“G” tugs as they are known in the lakes, got their name from the large stack insignia.
The Idaho returning from a job in her last year in service on the Detroit River. Photo by Isaac Pennock.
Removal of the stack insignias traditionally mean the end is near. This was likely the last photo of the Idaho in one piece. Bill Kloss Photo.

Unfortunately, all things must come to an end. In January of 2019 the tug was towed back to Cleveland, and with the last few usable parts removed, the tug was scrapped. We can’t thank the Great Lakes Towing Company enough for allowing us to photo-document the tug.

With only 58 engines built, and being that virtually all of the engines stateside were replaced long ago, it is highly unlikely any of the foreign sold engines remain. We heard a rumor of one driving a water pump in Egypt, but again, this would have had to have been a relocated engine, and is highly unlikely it exists. Somebody please prove us wrong!

That wraps up our four part series on the Cleveland Diesel 498 engine. Please be sure to view the previous posts on this engine, linked on the top of this page. I will say it again, if anyone has any 498 manuals, brochures, stories, parts, anything, please get in touch with us. Should anything new arise, we will make another follow up down the road.

Re-purposed

In 1952, the Great Lakes Towing Company would purchase the former Milwaukee Fireboat “M.F.D. #15”.    Great Lakes Towing, looking to build a large lake tug, for doing offshore over lake towing chores, would purchase the fireboat, and strip it to its bare hull.   Over the next 2 years, the fireboat was rebuilt into a tug, including its conversion to Diesel Electric drive.   Now named the “Laurence C. Turner”, after the president of the company, she would become Great Lakes Towing’s largest tug.  The tug was no youngster, built in 1903 by the Ship Owners Shipbuilding Co., in Chicago, and came in at 118’ long, 24’ wide and a 13’6” draft.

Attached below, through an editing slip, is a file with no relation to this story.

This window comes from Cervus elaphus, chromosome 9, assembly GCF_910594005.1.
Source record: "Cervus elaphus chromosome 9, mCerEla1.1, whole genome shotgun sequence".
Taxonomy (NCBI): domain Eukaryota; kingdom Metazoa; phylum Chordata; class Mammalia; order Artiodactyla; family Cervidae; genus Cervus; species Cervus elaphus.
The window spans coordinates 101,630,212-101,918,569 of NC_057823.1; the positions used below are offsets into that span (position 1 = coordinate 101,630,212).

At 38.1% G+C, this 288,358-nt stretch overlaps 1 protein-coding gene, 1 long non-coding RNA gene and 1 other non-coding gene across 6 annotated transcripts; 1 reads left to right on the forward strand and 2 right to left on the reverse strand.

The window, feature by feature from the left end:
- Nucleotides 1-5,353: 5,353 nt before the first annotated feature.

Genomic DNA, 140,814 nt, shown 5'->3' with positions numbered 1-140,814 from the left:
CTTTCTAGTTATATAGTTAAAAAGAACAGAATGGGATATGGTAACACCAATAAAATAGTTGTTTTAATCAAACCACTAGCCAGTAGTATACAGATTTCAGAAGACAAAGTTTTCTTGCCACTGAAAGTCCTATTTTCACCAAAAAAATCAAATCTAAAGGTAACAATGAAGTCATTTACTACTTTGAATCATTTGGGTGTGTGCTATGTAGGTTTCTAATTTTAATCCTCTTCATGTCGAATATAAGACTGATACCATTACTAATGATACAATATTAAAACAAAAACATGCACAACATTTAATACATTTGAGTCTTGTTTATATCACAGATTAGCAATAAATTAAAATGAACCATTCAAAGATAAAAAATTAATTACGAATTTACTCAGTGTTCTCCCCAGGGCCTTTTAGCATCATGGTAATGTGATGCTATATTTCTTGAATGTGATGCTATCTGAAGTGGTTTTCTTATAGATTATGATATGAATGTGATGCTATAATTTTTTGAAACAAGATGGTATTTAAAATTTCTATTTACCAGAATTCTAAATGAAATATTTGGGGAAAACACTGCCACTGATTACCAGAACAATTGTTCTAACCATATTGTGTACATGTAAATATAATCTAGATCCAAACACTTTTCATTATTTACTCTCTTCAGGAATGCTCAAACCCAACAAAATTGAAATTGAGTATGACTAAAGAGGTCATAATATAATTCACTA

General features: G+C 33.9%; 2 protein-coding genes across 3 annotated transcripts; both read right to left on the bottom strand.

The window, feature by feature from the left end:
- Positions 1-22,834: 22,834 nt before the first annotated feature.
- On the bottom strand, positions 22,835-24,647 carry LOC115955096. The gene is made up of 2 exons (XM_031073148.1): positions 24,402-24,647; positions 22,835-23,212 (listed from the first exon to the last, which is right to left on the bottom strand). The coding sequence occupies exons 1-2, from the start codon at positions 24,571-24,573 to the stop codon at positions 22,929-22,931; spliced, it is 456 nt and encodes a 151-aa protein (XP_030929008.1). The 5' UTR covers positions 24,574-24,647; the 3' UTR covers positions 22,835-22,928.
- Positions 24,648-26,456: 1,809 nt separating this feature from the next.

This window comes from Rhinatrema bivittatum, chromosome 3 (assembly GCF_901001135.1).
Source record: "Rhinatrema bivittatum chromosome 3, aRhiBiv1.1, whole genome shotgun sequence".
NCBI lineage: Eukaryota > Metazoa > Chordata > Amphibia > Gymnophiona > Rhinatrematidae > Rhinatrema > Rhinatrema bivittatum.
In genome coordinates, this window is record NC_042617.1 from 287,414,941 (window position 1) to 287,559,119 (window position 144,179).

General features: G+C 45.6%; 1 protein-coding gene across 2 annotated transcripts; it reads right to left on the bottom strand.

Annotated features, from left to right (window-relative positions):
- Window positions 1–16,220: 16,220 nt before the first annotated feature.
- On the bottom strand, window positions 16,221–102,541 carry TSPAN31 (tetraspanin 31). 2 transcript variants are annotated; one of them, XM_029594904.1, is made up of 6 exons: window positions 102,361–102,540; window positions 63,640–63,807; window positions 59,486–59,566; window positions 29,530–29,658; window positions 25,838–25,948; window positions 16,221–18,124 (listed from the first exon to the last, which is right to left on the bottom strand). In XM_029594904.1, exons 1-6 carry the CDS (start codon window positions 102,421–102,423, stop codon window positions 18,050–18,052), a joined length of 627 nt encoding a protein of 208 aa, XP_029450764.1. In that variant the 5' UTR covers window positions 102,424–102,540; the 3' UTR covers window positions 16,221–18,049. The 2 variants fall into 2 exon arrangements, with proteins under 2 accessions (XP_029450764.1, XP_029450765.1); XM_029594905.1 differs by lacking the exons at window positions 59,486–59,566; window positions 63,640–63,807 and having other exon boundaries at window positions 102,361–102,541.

1954 Cleveland Diesel ad featuring the “Laurence C. Turner” – Great Lakes Towing’s 25th Diesel Tug. She would go on to become Great Lakes Towing’s flagship for quite some time.

Coincidentally a few weeks ago I was browsing a 1949 issue of Marine News, and came across an ad for Boston Metals Company, advertising a slew of surplus WWII vintage equipment.    Boston Metals was a rather prominent ship breaker and scrapped quite a bit of WWII era vessels such as Destroyer Escorts, Landing Crafts of all sizes, Liberty Ships and everything else you can think of. 

Naturally, doing all of the Cleveland Diesel research lately – two engines caught my eye.   While it was common to see these engines listed in the trade publications for sale, it was rare (as in, I have yet to see it anywhere other then this one ad) to see the actual engine serial numbers listed.   So, off to the records…

Record for Cleveland engines 11907-11909 – Collection of my Cleveland Diesel research partner J. Boggess. Click for a larger view.

Engines 11907 and 11909 were originally part of Cleveland Diesel order #4752, which covered a vast portion of Destroyer Escorts.   These specific engines (and two others) would go into 1943 built DE-278, to be named the “USS Tisdale”.  DE-278 was never commissioned in the US and went to Britain as part of WWII Lend-Lease and would be commissioned by the Royal Navy as the “HMS Keats”.  She would receive partial credit for sinking German U-Boat U-1172 as well as U-285.   After the war, the Royal Navy returned the “HMS Keats” to the US, where she would be sold for scrap in 1946.  The other pair of 16-278A’s from the “HMS Keats” would wind up in Norway, in the “MS Rogaland”.